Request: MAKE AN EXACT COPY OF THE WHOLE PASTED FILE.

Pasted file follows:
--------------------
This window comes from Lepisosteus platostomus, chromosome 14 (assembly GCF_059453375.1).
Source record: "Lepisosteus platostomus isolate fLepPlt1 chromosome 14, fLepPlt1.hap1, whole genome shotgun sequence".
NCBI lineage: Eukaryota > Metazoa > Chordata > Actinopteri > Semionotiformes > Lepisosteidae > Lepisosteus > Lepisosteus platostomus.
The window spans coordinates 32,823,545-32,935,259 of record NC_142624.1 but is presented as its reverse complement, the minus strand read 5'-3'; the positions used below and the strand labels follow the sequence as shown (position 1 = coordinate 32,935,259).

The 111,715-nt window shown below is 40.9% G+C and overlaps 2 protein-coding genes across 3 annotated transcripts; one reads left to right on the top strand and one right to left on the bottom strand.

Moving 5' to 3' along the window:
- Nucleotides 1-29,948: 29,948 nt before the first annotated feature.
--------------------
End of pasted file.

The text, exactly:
This window comes from Lepisosteus platostomus, chromosome 14 (assembly GCF_059453375.1).
Source record: "Lepisosteus platostomus isolate fLepPlt1 chromosome 14, fLepPlt1.hap1, whole genome shotgun sequence".
NCBI lineage: Eukaryota > Metazoa > Chordata > Actinopteri > Semionotiformes > Lepisosteidae > Lepisosteus > Lepisosteus platostomus.
The window spans coordinates 32,823,545-32,935,259 of record NC_142624.1 but is presented as its reverse complement, the minus strand read 5'-3'; the positions used below and the strand labels follow the sequence as shown (position 1 = coordinate 32,935,259).

The 111,715-nt window shown below is 40.9% G+C and overlaps 2 protein-coding genes across 3 annotated transcripts; one reads left to right on the top strand and one right to left on the bottom strand.

Moving 5' to 3' along the window:
- Nucleotides 1-29,948: 29,948 nt before the first annotated feature.